Director John Woo, who turns 74 on Friday, should be considered the godfather of the modern action movie.
Mixing spectacular set pieces with sentiment in films such as A Better Tomorrow (1986), The Killer (1989) and Hard Boiled (1992), he started tropes now synonymous with the genre. These include slow-motion fight scenes, Mexican stand-offs and characters firing multiple guns at the same time. The repeated use of doves, however, is all his own.
Born in Guangzhou in 1946, Woo grew up in Hong Kong after his family fled persecution under Mao Zedong. “As a kid, I always felt like I lived in hell – the slums of Hong Kong were horrible,” he told Venice Magazine. “I always had this dream of living in a better place, a place with no crime and violence … and I could only find that dream in the movies.”
Since then Woo has depicted more than his fair share of crime and violence on screen, with a career that mimics the three-act structure of a typical Hollywood movie: the rise, the fall, then the triumphant return.
In the late 1960s and early ’70s, Woo worked his way up through the Hong Kong film industry, graduating to director with 1974’s The Young Dragons, which featured show-stopping action scenes and fight choreography by Jackie Chan. But it was in the 1980s he found his true calling: as the main exponent of the so-called “heroic bloodshed” genre.
Even if you do not know the term, you know the type. Heroic bloodshed films feature cops and criminals who are really two different sides of the same coin; “gun fu” fights combining martial arts with close-quarter firearm action; and a deep seam of emotionality that belies the characters’ nonchalance.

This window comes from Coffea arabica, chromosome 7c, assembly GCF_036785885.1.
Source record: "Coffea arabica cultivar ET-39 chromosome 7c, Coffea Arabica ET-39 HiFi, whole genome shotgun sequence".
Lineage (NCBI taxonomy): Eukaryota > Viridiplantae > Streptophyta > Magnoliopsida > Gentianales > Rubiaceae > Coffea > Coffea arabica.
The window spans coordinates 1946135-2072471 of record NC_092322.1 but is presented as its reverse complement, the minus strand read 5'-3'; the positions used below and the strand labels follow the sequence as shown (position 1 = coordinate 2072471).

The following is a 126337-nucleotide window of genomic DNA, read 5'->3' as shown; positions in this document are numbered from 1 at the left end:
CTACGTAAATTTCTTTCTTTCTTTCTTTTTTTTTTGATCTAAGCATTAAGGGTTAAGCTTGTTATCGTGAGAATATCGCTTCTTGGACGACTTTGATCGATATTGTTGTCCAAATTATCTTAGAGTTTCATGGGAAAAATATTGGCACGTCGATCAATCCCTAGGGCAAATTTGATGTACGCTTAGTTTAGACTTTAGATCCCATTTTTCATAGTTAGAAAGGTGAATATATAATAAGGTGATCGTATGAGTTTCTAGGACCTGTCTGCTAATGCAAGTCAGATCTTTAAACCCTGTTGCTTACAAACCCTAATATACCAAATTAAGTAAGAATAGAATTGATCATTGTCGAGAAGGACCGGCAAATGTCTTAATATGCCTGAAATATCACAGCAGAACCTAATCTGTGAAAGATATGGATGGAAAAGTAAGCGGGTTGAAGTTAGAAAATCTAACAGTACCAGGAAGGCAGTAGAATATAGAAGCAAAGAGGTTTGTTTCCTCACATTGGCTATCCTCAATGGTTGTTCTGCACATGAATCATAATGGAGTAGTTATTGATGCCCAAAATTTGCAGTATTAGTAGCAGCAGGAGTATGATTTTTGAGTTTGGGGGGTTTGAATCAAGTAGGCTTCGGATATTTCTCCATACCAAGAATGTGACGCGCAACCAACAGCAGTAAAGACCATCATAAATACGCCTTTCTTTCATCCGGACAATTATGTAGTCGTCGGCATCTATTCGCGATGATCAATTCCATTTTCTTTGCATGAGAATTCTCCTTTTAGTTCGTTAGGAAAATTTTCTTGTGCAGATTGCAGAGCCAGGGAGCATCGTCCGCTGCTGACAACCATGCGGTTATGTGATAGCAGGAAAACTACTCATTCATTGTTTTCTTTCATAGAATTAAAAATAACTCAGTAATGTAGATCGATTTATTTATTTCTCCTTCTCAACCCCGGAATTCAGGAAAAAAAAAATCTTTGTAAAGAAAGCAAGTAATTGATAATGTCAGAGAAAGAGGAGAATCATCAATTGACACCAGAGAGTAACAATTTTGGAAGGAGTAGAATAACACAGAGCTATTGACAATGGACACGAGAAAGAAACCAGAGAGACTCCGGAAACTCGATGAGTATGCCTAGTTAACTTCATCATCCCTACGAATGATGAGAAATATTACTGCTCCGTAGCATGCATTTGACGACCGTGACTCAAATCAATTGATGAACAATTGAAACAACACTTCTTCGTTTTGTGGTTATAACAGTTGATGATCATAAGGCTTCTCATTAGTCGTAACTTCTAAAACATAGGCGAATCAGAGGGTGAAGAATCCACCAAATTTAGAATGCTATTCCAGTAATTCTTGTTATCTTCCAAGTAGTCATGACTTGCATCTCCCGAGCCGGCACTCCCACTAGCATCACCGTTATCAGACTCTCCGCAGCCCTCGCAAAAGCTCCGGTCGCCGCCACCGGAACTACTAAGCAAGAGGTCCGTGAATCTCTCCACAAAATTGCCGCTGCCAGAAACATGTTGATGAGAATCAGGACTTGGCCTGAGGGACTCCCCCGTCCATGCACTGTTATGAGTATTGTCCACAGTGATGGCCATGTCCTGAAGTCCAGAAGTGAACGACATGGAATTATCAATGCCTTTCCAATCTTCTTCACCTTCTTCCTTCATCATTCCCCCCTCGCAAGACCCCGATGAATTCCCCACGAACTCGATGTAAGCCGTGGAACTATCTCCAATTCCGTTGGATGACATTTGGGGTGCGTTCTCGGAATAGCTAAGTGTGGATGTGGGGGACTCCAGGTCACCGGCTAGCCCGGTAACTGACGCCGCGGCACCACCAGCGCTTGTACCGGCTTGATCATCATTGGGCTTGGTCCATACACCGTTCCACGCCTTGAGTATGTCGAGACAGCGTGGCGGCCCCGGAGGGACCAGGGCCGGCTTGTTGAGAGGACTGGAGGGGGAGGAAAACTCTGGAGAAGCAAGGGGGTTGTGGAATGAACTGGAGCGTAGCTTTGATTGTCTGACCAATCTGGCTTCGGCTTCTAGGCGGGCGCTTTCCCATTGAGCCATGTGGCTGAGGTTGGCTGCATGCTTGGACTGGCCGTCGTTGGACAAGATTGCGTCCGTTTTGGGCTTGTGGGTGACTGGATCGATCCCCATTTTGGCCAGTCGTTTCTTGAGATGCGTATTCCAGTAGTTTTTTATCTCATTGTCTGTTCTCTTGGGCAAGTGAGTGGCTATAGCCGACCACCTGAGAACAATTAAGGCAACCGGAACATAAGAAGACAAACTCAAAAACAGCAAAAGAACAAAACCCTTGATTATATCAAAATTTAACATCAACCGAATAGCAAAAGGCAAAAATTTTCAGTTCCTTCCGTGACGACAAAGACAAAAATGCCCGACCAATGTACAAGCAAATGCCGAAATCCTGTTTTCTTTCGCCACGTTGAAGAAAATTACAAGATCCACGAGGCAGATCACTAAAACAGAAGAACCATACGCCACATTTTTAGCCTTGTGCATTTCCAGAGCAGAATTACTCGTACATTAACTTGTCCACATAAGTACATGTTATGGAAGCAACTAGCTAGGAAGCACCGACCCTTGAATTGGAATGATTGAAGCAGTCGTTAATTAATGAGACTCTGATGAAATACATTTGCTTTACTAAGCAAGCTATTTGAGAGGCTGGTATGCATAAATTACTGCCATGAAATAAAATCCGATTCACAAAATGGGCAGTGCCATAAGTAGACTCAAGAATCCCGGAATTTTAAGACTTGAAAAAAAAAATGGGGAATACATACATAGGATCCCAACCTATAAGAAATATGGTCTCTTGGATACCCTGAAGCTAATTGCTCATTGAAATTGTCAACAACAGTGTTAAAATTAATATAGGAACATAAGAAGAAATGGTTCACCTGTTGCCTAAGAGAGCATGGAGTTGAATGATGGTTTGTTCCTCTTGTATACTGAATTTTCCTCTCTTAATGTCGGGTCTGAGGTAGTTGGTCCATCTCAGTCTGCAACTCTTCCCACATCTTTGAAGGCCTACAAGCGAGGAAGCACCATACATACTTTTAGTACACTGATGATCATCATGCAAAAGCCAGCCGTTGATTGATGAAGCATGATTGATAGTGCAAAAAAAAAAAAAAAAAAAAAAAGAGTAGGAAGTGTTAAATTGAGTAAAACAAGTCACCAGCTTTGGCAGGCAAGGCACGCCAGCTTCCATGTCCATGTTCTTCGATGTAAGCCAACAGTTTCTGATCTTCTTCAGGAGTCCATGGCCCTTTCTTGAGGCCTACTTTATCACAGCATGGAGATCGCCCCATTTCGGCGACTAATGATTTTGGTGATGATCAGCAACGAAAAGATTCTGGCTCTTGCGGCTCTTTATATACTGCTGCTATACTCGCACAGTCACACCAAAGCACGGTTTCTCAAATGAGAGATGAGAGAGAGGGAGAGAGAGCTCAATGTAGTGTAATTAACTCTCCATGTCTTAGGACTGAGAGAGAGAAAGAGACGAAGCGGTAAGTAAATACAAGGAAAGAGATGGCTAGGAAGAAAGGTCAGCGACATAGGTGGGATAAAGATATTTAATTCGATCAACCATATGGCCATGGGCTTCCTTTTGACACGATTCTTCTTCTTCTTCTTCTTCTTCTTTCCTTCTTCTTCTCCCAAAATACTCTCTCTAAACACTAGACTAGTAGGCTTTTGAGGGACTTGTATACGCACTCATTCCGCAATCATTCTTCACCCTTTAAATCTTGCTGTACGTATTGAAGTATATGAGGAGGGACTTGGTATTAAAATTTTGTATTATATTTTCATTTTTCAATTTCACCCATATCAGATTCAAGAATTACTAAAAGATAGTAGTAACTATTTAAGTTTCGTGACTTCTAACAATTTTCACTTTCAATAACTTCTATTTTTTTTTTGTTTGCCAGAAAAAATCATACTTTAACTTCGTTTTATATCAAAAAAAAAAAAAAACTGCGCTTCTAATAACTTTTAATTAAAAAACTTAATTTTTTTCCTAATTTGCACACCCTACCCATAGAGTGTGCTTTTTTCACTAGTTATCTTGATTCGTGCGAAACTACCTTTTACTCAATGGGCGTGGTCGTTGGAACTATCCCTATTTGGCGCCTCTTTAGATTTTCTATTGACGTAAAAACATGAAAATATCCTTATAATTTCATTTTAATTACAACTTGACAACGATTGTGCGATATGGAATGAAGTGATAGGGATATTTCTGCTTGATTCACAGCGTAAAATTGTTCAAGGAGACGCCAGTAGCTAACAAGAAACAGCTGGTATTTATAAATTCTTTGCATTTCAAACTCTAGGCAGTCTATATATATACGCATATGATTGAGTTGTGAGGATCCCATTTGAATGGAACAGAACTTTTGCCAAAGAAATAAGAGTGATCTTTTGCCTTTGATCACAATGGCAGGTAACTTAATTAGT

Woo’s first effort was A Better Tomorrow, which pitted triad member Sung Tse-Ho (Ti Lung) against his cop brother Kit (Leslie Cheung), while best friend Mark Lee (Chow Yun-fat) looked on, looking cool.It broke Hong Kong box office records and was followed by The Killer , in which Chow was promoted to top billing as a hitman doing one final job to save the eyesight of a singer (Sally Yeh). This was also the first film to feature Woo’s signature doves – a nod to his Christian beliefs.
If there is a single image that best exemplifies the genre, it’s the DVD cover of Hard Boiled, which shows Chow Yun-fat in police uniform with a shotgun in one hand, a baby in the other and a bandage above one eye. The film also contains a staggering two-minute-42-second shot that shows Chow and Tony Leung Chiu-wai shooting their way through several floors of a besieged hospital.
“Every action scene I make, the whole scene is all in my head,” Woo said. “I know exactly what I’m doing and what I want. It’s choreographed all in my head already before we start shooting.”
Heroic bloodshed was pure cinema with no need for dialogue or exposition, so it was no wonder that it crossed borders so easily, arriving in Hollywood via the work of Quentin Tarantino and Robert Rodriguez. Woo followed soon after.
The second act of Woo’s career should have been glorious, but having invited him to the party, Hollywood did not quite know what to do with him. So-so action films Hard Target (1993) and Broken Arrow (1996) brought bigger budgets and bigger stars such as Christian Slater and John Travolta, but felt compromised and cookie-cutter compared to Woo’s Hong Kong output.